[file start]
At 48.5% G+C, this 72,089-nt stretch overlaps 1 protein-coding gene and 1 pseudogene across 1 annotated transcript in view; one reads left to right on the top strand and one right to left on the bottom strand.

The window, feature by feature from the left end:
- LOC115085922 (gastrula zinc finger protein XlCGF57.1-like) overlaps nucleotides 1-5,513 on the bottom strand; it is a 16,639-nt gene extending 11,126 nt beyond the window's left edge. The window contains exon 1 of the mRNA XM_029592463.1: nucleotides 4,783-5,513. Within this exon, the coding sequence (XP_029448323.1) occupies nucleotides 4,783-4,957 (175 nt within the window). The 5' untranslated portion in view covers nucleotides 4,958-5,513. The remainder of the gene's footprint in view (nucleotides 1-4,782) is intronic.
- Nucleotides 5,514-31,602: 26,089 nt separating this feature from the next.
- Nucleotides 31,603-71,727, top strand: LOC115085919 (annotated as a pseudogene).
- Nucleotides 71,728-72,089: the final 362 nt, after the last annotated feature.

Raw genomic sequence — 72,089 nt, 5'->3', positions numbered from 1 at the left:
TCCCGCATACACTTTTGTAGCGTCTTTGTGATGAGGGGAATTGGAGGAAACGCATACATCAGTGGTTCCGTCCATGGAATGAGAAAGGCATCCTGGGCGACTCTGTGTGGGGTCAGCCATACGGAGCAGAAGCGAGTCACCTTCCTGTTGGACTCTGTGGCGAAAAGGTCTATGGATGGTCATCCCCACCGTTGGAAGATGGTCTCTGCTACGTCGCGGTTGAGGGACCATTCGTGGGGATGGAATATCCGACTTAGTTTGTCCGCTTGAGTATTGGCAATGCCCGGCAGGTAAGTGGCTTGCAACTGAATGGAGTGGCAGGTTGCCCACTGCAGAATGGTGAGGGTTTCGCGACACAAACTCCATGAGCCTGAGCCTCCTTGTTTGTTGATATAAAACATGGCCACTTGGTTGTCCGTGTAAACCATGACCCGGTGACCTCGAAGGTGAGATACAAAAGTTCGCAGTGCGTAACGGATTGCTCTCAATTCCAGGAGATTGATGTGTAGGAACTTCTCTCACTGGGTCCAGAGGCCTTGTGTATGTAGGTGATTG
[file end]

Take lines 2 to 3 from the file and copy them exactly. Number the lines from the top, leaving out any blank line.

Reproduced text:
The window, feature by feature from the left end:
- LOC115085922 (gastrula zinc finger protein XlCGF57.1-like) overlaps nucleotides 1-5,513 on the bottom strand; it is a 16,639-nt gene extending 11,126 nt beyond the window's left edge. The window contains exon 1 of the mRNA XM_029592463.1: nucleotides 4,783-5,513. Within this exon, the coding sequence (XP_029448323.1) occupies nucleotides 4,783-4,957 (175 nt within the window). The 5' untranslated portion in view covers nucleotides 4,958-5,513. The remainder of the gene's footprint in view (nucleotides 1-4,782) is intronic.